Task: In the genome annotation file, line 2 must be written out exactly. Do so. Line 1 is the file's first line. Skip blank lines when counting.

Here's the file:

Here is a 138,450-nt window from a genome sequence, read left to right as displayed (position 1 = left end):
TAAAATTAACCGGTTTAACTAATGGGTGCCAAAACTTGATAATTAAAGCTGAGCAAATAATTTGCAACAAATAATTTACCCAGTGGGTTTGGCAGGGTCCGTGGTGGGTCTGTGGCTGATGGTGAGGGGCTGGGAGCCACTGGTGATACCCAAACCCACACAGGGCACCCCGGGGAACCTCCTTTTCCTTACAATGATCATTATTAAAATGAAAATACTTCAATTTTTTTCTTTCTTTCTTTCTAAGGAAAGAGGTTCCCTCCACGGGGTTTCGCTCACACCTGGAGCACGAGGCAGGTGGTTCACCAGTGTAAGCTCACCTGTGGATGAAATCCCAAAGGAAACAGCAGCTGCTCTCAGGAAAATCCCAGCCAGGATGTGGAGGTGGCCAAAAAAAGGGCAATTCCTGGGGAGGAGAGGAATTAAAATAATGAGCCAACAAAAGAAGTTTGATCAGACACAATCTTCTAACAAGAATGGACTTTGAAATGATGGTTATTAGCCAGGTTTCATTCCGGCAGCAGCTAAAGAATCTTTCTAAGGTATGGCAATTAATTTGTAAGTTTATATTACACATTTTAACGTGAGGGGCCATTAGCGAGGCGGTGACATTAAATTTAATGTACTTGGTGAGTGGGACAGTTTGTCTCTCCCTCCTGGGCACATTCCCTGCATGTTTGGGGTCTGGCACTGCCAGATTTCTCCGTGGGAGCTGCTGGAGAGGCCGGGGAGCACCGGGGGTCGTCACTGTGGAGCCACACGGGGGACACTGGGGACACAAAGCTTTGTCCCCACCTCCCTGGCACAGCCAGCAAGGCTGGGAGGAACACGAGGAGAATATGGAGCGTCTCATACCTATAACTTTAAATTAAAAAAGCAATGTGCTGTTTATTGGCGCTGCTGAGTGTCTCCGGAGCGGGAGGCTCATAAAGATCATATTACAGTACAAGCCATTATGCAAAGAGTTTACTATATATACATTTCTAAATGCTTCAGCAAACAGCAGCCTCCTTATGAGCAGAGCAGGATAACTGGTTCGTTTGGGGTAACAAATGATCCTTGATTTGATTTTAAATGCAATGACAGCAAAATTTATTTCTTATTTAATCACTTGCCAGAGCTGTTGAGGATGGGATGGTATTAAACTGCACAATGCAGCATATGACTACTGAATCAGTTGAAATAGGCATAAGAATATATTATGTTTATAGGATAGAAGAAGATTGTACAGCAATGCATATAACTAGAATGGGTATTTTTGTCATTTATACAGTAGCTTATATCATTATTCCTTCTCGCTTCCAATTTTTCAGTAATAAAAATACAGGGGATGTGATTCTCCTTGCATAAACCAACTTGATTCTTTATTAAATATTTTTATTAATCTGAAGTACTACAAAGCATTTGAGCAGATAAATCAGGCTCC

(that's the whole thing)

TAAAATTAACCGGTTTAACTAATGGGTGCCAAAACTTGATAATTAAAGCTGAGCAAATAATTTGCAACAAATAATTTACCCAGTGGGTTTGGCAGGGTCCGTGGTGGGTCTGTGGCTGATGGTGAGGGGCTGGGAGCCACTGGTGATACCCAAACCCACACAGGGCACCCCGGGGAACCTCCTTTTCCTTACAATGATCATTATTAAAATGAAAATACTTCAATTTTTTTCTTTCTTTCTTTCTAAGGAAAGAGGTTCCCTCCACGGGGTTTCGCTCACACCTGGAGCACGAGGCAGGTGGTTCACCAGTGTAAGCTCACCTGTGGATGAAATCCCAAAGGAAACAGCAGCTGCTCTCAGGAAAATCCCAGCCAGGATGTGGAGGTGGCCAAAAAAAGGGCAATTCCTGGGGAGGAGAGGAATTAAAATAATGAGCCAACAAAAGAAGTTTGATCAGACACAATCTTCTAACAAGAATGGACTTTGAAATGATGGTTATTAGCCAGGTTTCATTCCGGCAGCAGCTAAAGAATCTTTCTAAGGTATGGCAATTAATTTGTAAGTTTATATTACACATTTTAACGTGAGGGGCCATTAGCGAGGCGGTGACATTAAATTTAATGTACTTGGTGAGTGGGACAGTTTGTCTCTCCCTCCTGGGCACATTCCCTGCATGTTTGGGGTCTGGCACTGCCAGATTTCTCCGTGGGAGCTGCTGGAGAGGCCGGGGAGCACCGGGGGTCGTCACTGTGGAGCCACACGGGGGACACTGGGGACACAAAGCTTTGTCCCCACCTCCCTGGCACAGCCAGCAAGGCTGGGAGGAACACGAGGAGAATATGGAGCGTCTCATACCTATAACTTTAAATTAAAAAAGCAATGTGCTGTTTATTGGCGCTGCTGAGTGTCTCCGGAGCGGGAGGCTCATAAAGATCATATTACAGTACAAGCCATTATGCAAAGAGTTTACTATATATACATTTCTAAATGCTTCAGCAAACAGCAGCCTCCTTATGAGCAGAGCAGGATAACTGGTTCGTTTGGGGTAACAAATGATCCTTGATTTGATTTTAAATGCAATGACAGCAAAATTTATTTCTTATTTAATCACTTGCCAGAGCTGTTGAGGATGGGATGGTATTAAACTGCACAATGCAGCATATGACTACTGAATCAGTTGAAATAGGCATAAGAATATATTATGTTTATAGGATAGAAGAAGATTGTACAGCAATGCATATAACTAGAATGGGTATTTTTGTCATTTATACAGTAGCTTATATCATTATTCCTTCTCGCTTCCAATTTTTCAGTAATAAAAATACAGGGGATGTGATTCTCCTTGCATAAACCAACTTGATTCTTTATTAAATATTTTTATTAATCTGAAGTACTACAAAGCATTTGAGCAGATAAATCAGGCTCC